See My Parents for Who They Are
By Xinche, South Korea
Since I was little, I always saw my parents as role models for following God. They seemed really ardent in their faith and willing to make sacrifices. Soon after accepting, my mom left a really good job to do a duty full time. She had some skills and knowledge and was willing to pay a price, so she always had important duties in the church. Our family was sold out by a Judas later on, so my parents went into hiding with me, to avoid arrest by the CCP. Even so, they kept doing their duties. And combined with the simplicity of their lifestyle and their general behavior that appeared devout and spiritual, I often heard church members say my parents had good humanity, were true believers, and pursued the truth. I had to be separated from my parents when I was 10 because of the Party’s oppression and we couldn’t see each other anymore, but I always maintained this grand impression of them. I really looked up to them and felt like they had tremendous faith in God, that with all their sacrifices and taking on important duties, they must pursue the truth and have good humanity, and God must approve of them. I even felt like they were people who could be saved. I was really proud to have parents like that.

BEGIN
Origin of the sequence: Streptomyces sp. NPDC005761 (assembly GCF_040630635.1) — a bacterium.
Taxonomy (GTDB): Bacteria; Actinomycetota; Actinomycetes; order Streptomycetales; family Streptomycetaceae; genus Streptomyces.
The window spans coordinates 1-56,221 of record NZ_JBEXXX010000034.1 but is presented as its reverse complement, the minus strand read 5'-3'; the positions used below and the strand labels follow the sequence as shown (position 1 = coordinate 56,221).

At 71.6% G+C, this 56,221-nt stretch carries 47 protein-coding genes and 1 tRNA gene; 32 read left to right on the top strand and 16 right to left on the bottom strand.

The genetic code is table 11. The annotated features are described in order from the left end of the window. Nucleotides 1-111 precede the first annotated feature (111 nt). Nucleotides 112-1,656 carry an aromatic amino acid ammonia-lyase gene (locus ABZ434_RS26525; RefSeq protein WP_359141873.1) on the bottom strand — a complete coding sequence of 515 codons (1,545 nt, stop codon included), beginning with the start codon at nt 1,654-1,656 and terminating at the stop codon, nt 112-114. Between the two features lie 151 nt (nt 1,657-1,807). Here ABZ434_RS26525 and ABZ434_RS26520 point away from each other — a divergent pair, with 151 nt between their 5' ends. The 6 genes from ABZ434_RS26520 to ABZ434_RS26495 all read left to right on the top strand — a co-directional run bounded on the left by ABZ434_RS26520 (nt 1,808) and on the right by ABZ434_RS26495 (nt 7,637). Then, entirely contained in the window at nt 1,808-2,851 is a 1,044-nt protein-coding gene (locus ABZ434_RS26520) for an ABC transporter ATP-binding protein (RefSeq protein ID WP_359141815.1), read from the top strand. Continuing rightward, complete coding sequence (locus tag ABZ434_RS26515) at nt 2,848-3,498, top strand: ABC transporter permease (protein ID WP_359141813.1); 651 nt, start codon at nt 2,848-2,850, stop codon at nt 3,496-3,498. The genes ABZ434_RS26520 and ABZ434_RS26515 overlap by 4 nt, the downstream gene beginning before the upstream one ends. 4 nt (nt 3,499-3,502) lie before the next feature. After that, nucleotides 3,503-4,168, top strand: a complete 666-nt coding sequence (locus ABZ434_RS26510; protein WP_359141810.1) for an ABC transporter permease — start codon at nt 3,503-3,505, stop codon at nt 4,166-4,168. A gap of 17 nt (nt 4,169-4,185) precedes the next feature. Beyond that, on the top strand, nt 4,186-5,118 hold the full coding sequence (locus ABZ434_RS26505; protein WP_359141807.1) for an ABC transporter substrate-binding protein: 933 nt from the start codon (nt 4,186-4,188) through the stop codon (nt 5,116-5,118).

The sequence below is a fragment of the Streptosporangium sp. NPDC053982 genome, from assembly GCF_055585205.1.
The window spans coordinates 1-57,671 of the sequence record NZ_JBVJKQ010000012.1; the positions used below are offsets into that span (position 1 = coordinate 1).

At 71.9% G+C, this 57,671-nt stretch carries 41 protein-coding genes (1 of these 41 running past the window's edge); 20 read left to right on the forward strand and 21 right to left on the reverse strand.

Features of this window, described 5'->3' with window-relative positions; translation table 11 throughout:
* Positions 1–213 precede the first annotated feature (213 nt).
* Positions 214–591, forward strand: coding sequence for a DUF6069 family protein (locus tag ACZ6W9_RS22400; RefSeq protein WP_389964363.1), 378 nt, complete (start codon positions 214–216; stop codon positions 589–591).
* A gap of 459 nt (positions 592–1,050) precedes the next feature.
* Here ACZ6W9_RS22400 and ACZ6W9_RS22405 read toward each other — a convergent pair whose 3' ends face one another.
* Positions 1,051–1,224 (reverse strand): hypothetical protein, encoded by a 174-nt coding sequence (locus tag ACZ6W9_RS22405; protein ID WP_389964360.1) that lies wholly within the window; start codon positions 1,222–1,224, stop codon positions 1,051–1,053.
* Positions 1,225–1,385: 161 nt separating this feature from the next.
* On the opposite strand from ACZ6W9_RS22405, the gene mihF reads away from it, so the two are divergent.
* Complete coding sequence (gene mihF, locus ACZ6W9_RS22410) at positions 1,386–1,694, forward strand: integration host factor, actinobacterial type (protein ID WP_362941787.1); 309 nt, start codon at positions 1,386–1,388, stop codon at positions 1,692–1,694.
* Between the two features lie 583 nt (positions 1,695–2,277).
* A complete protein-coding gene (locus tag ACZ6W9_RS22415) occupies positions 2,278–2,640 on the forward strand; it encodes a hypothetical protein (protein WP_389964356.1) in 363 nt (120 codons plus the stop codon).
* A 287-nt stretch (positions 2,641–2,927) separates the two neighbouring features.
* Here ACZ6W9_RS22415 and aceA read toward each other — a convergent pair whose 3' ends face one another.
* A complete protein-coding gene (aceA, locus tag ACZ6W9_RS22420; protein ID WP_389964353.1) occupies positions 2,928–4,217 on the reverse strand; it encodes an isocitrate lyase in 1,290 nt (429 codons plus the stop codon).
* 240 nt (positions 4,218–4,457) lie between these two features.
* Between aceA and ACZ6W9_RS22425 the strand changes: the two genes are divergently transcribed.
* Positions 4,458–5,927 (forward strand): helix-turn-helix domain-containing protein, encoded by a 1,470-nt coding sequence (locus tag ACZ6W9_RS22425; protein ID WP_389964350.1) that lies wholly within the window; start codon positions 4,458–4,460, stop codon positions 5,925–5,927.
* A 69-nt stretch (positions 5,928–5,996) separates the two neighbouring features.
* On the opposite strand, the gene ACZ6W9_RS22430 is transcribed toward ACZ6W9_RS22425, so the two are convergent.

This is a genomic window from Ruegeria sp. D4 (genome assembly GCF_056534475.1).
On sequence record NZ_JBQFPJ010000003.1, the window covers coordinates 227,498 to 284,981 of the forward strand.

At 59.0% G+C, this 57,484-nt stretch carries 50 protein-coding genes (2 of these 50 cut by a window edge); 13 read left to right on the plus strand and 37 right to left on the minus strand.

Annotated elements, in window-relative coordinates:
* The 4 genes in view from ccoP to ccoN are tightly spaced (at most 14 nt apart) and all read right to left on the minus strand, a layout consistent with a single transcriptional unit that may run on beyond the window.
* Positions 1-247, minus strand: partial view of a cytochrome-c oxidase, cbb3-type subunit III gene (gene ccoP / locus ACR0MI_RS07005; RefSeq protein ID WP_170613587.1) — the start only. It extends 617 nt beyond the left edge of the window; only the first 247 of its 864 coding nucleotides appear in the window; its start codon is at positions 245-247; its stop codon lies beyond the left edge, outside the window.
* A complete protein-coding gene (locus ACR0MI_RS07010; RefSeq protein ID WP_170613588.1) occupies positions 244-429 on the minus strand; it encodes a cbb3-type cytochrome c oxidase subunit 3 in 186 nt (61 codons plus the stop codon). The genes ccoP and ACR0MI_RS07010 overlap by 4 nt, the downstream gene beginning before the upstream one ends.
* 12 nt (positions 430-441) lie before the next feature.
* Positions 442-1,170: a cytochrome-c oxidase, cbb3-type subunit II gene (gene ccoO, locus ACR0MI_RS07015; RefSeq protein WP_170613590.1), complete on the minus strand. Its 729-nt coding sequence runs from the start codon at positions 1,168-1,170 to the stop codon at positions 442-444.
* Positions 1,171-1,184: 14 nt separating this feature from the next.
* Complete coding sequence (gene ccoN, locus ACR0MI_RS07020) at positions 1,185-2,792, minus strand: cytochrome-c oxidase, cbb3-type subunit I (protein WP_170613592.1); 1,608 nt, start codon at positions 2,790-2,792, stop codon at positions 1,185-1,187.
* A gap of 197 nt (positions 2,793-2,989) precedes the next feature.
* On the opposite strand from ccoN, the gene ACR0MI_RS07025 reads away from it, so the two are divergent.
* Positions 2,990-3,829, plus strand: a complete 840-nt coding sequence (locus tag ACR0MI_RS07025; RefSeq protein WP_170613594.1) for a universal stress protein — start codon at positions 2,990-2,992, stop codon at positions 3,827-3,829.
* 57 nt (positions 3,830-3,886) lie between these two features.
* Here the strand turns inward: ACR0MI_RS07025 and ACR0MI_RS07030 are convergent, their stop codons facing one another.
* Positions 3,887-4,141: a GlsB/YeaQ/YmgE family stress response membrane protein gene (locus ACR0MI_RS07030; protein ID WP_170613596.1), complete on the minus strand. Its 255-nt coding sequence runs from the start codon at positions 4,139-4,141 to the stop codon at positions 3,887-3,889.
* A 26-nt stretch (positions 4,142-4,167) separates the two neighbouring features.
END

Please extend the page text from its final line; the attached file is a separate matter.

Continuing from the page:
Later, all of us ended up fleeing abroad because of the Party’s persecution. When I got in touch with them after that, I saw that they were still doing duties abroad. Especially when I found out my mom had had quite a few roles as a supervisor, I looked up to her even more. My parents had been believers all those years and sacrificed so much, plus they had important duties. I thought they had to be seekers of the truth, to have stature, so in the future I could go to them for help whenever I had any sort of difficulty. It was great. Then we would talk about our own recent states sometimes. Once, my dad said he was doing a duty that didn’t require any particular technical skills in his eyes, and was struggling with his motivation, that he always wanted to switch to a different duty. I was having the exact same experience at the time, so we fellowshiped with each other and shared some words from God. With a little time, through eating and drinkingand seeking the truth, I saw I was being nitpicky about my duty. I wanted any duty that would make me look good, but otherwise I was sloppy in it. It was really selfish and didn’t show true faith. I came to despise myself and managed to get out of that state. But my dad was stuck, and just couldn’t get motivated to do his duty. I was confused. Since he’d been a believer for over a decade, he should have some stature. Why couldn’t he resolve that problem of picking and choosing his duty? I also realized that when I talked to my parents about my problems, they’d send me some words of God and share their view of things, but what they said didn’t actually help me. I started to get this vague sense that they didn’t really understand the truth like I’d imagined.